Effect of feeding sodium butyrate in the late finishing period on Salmonella carriage, seroprevalence, and growth of finishing pigs

Kavita Walia, Hector Argüello, Helen Lynch, Finola C. Leonard, Jim Grant, Dermot Yearsley, Sinead Kelly, Geraldine Duffy, Gillian E. Gardiner, Peadar G. Lawlor

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21 Citations (Scopus)


Pork is an important source of human salmonellosis and low-cost on-farm control measures may provide a useful element in reducing the prevalence of this pathogen in food. This study investigated the effectiveness of dietary supplementation with sodium butyrate administered to finisher pigs for ∼4-weeks prior to slaughter to control Salmonella shedding on highly contaminated farms. Two trials (A and B) were conducted on two commercial pig farms, which had a history of high Salmonella seroprevalence. In both trials, pens (14 pens of 12 pigs/pen in Trial A and 12 pens of 12–17 pigs/pen in Trial B) were randomly assigned to a control (finisher feed without additive) or a treatment group (the same feed with 3 kg sodium butyrate/t) for 24–28 days, depending on the trial. Faeces were collected from each pig on days 0, 12 and 24/28, and blood, caecal digesta and ileocaecal/mesenteric lymph nodes were collected from the slaughterhouse. Pigs were weighed at the start and end of the trials, feed intake was recorded, and carcass quality parameters were recorded at slaughter. In Trial A, Salmonella shedding was reduced in the treatment compared to the control group at the end of the trial (30% versus 57% probability of detecting Salmonella in faeces, respectively; p < 0.001). This reflected the serology results, with detection of a lower seroprevalence in the treatment compared to the control group using the 20% optical density cut-off (69.5% versus 89%; p = 0.001). However, no effect on faecal shedding or seroprevalance was observed in Trial B, which may be explained by the detection of a concomitant infection with Lawsonia intracellularis. No significant differences in Salmonella recovery rates were observed in the caecal digesta or lymph nodes in either trial. Furthermore, feed intake, weight gain, and feed conversion efficiency (FCE) did not differ between groups (p > 0.05) in either trial. Numerical improvements in weight gain and FCE were found with sodium butyrate treatment, which gave a cost benefit of €0.04/kg of live-weight gain. Overall, results suggest that strategic feeding of sodium butyrate, at 3 kg/t of feed, to finishing pigs for 24–28 days prior to slaughter was effective in reducing Salmonella shedding and seroprevalance but perhaps only in the absence of co-infection with other pathogens. However, sodium butyrate supplementation at this rate did not influence intestinal carriage, nor did it reduce seroprevalence to below the cut-off used for the high Salmonella risk category in Ireland (50%), or significantly improve growth performance.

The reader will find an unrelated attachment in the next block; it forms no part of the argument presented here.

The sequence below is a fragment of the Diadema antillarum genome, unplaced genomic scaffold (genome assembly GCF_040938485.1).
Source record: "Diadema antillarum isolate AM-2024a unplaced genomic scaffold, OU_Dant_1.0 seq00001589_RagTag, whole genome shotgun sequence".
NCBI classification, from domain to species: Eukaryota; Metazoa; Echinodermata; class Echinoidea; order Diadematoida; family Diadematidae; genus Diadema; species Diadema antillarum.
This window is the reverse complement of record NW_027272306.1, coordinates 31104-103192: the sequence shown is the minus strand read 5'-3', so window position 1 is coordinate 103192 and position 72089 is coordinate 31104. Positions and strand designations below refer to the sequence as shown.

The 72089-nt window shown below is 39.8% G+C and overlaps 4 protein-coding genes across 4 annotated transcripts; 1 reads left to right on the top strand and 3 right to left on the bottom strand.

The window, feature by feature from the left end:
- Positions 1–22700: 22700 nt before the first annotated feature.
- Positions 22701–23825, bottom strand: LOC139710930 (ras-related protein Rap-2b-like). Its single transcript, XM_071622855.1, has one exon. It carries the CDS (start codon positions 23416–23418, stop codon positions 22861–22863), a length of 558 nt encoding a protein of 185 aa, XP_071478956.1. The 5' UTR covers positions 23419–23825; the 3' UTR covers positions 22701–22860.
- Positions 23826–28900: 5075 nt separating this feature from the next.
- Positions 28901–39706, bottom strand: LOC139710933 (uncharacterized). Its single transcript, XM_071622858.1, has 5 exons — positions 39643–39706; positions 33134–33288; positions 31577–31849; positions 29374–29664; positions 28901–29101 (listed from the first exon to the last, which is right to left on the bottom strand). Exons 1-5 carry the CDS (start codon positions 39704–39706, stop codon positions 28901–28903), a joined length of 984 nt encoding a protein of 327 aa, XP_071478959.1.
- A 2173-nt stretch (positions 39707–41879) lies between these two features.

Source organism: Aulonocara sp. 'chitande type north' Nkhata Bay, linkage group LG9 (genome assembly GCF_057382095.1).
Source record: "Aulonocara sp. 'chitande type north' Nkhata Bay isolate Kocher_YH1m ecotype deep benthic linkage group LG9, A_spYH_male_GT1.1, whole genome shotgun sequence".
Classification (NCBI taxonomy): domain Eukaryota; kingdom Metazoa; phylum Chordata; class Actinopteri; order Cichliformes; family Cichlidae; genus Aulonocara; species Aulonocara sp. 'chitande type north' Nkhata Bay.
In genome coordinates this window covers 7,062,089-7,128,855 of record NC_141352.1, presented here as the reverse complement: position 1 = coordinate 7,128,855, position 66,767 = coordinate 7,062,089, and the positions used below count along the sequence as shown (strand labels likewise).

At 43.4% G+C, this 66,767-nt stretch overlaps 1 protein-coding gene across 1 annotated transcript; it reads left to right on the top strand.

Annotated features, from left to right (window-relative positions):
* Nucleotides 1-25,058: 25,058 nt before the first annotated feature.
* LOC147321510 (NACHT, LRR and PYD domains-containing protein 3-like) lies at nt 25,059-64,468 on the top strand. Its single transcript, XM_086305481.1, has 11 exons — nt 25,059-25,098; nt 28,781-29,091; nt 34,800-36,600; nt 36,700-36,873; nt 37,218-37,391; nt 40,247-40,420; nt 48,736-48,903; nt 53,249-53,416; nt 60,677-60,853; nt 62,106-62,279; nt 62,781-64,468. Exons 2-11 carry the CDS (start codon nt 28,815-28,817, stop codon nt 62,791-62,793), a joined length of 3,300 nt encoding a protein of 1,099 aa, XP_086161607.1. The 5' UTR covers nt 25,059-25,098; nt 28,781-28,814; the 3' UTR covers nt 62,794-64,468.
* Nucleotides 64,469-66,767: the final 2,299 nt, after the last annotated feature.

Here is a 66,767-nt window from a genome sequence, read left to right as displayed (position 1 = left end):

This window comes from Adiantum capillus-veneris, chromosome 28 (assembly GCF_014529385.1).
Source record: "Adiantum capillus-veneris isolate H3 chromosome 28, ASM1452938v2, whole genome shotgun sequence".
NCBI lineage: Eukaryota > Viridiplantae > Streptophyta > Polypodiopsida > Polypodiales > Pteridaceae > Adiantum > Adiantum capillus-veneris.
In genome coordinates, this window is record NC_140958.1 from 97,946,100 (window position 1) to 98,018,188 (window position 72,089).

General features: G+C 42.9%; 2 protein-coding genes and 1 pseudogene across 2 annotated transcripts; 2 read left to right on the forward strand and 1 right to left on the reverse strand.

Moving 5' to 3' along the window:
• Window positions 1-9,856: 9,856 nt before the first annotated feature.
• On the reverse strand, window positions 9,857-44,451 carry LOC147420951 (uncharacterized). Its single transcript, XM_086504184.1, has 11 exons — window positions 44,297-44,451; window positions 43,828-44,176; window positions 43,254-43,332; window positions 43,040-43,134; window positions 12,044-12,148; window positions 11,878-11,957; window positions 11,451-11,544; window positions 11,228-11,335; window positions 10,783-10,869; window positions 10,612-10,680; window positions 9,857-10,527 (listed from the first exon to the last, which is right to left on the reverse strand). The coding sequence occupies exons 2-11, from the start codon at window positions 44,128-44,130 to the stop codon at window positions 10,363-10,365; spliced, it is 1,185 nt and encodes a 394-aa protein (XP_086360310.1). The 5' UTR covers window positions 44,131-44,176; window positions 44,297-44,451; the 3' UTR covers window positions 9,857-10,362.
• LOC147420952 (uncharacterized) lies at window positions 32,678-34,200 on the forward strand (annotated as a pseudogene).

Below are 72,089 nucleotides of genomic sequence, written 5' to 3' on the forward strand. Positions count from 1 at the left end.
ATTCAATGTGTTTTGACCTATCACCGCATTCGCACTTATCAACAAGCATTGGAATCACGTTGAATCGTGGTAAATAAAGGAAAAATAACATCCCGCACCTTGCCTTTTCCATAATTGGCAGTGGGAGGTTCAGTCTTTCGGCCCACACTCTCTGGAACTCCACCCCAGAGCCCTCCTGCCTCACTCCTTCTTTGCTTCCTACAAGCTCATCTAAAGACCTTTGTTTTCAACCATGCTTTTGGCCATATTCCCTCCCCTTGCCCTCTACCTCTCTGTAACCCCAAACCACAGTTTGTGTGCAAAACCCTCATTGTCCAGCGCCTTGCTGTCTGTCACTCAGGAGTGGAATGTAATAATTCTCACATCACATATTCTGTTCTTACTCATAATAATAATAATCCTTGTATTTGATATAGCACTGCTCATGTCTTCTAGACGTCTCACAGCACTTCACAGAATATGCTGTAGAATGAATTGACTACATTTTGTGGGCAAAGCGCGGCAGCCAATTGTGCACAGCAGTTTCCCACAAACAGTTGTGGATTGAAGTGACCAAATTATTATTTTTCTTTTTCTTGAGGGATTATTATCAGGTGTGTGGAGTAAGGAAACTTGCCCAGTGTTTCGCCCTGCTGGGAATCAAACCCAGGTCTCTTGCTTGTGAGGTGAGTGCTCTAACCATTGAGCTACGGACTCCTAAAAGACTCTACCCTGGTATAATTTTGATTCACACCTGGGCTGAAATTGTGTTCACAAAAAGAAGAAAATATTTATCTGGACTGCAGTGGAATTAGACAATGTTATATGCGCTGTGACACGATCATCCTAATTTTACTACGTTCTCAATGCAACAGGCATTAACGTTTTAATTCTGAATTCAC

Original languageEnglish
Pages (from-to)79-86
Number of pages8
JournalPreventive Veterinary Medicine
Publication statusPublished - 01 Sep 2016


  • Cost
  • Dietary supplementation
  • Organic acid
  • Pig farm
  • Swine


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